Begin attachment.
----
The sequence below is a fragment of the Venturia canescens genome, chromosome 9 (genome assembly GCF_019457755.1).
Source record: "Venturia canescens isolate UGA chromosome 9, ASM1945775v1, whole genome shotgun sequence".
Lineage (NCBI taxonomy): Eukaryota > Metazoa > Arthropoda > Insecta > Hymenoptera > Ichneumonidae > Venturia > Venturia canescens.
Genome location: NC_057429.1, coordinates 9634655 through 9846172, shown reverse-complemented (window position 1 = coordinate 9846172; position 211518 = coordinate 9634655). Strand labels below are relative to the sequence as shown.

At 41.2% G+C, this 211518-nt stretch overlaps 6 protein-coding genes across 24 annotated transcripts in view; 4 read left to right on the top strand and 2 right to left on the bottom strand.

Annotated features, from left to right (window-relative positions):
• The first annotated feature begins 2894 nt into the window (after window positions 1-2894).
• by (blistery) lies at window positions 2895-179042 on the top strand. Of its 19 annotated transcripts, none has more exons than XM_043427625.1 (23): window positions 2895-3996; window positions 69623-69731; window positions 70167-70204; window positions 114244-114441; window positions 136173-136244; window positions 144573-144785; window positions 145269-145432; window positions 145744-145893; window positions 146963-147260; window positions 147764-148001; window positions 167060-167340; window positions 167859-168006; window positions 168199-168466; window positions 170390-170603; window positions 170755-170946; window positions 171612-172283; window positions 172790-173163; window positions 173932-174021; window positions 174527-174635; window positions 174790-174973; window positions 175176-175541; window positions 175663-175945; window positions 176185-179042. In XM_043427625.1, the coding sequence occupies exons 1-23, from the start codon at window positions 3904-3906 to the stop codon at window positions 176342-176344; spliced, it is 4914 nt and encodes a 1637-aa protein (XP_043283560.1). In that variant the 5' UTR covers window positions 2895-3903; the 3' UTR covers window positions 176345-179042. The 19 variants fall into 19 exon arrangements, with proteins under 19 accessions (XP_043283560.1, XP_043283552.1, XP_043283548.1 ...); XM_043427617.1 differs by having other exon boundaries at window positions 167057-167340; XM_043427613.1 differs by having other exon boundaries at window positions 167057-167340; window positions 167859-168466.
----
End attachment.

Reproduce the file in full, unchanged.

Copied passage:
The sequence below is a fragment of the Venturia canescens genome, chromosome 9 (genome assembly GCF_019457755.1).
Source record: "Venturia canescens isolate UGA chromosome 9, ASM1945775v1, whole genome shotgun sequence".
Lineage (NCBI taxonomy): Eukaryota > Metazoa > Arthropoda > Insecta > Hymenoptera > Ichneumonidae > Venturia > Venturia canescens.
Genome location: NC_057429.1, coordinates 9634655 through 9846172, shown reverse-complemented (window position 1 = coordinate 9846172; position 211518 = coordinate 9634655). Strand labels below are relative to the sequence as shown.

At 41.2% G+C, this 211518-nt stretch overlaps 6 protein-coding genes across 24 annotated transcripts in view; 4 read left to right on the top strand and 2 right to left on the bottom strand.

Annotated features, from left to right (window-relative positions):
• The first annotated feature begins 2894 nt into the window (after window positions 1-2894).
• by (blistery) lies at window positions 2895-179042 on the top strand. Of its 19 annotated transcripts, none has more exons than XM_043427625.1 (23): window positions 2895-3996; window positions 69623-69731; window positions 70167-70204; window positions 114244-114441; window positions 136173-136244; window positions 144573-144785; window positions 145269-145432; window positions 145744-145893; window positions 146963-147260; window positions 147764-148001; window positions 167060-167340; window positions 167859-168006; window positions 168199-168466; window positions 170390-170603; window positions 170755-170946; window positions 171612-172283; window positions 172790-173163; window positions 173932-174021; window positions 174527-174635; window positions 174790-174973; window positions 175176-175541; window positions 175663-175945; window positions 176185-179042. In XM_043427625.1, the coding sequence occupies exons 1-23, from the start codon at window positions 3904-3906 to the stop codon at window positions 176342-176344; spliced, it is 4914 nt and encodes a 1637-aa protein (XP_043283560.1). In that variant the 5' UTR covers window positions 2895-3903; the 3' UTR covers window positions 176345-179042. The 19 variants fall into 19 exon arrangements, with proteins under 19 accessions (XP_043283560.1, XP_043283552.1, XP_043283548.1 ...); XM_043427617.1 differs by having other exon boundaries at window positions 167057-167340; XM_043427613.1 differs by having other exon boundaries at window positions 167057-167340; window positions 167859-168466.